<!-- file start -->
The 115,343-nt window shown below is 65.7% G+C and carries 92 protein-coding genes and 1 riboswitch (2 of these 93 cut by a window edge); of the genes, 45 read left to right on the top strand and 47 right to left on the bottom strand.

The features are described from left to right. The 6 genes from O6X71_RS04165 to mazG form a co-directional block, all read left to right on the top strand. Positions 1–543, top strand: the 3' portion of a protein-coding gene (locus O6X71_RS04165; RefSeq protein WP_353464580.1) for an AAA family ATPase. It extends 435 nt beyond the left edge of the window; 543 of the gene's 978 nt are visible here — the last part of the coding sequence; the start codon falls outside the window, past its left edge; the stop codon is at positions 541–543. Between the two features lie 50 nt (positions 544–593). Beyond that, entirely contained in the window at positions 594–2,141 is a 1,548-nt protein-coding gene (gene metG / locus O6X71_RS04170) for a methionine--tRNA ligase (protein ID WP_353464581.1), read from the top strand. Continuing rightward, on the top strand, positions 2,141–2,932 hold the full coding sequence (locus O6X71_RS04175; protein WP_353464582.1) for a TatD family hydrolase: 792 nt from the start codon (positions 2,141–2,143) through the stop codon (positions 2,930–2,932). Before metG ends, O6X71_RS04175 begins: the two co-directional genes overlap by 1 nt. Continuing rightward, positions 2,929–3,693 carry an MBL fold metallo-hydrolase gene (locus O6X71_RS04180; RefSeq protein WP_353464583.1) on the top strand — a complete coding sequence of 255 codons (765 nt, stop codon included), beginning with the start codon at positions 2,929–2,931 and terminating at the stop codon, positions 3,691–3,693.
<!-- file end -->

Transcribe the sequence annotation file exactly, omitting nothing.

The 115,343-nt window shown below is 65.7% G+C and carries 92 protein-coding genes and 1 riboswitch (2 of these 93 cut by a window edge); of the genes, 45 read left to right on the top strand and 47 right to left on the bottom strand.

The features are described from left to right. The 6 genes from O6X71_RS04165 to mazG form a co-directional block, all read left to right on the top strand. Positions 1–543, top strand: the 3' portion of a protein-coding gene (locus O6X71_RS04165; RefSeq protein WP_353464580.1) for an AAA family ATPase. It extends 435 nt beyond the left edge of the window; 543 of the gene's 978 nt are visible here — the last part of the coding sequence; the start codon falls outside the window, past its left edge; the stop codon is at positions 541–543. Between the two features lie 50 nt (positions 544–593). Beyond that, entirely contained in the window at positions 594–2,141 is a 1,548-nt protein-coding gene (gene metG / locus O6X71_RS04170) for a methionine--tRNA ligase (protein ID WP_353464581.1), read from the top strand. Continuing rightward, on the top strand, positions 2,141–2,932 hold the full coding sequence (locus O6X71_RS04175; protein WP_353464582.1) for a TatD family hydrolase: 792 nt from the start codon (positions 2,141–2,143) through the stop codon (positions 2,930–2,932). Before metG ends, O6X71_RS04175 begins: the two co-directional genes overlap by 1 nt. Continuing rightward, positions 2,929–3,693 carry an MBL fold metallo-hydrolase gene (locus O6X71_RS04180; RefSeq protein WP_353464583.1) on the top strand — a complete coding sequence of 255 codons (765 nt, stop codon included), beginning with the start codon at positions 2,929–2,931 and terminating at the stop codon, positions 3,691–3,693.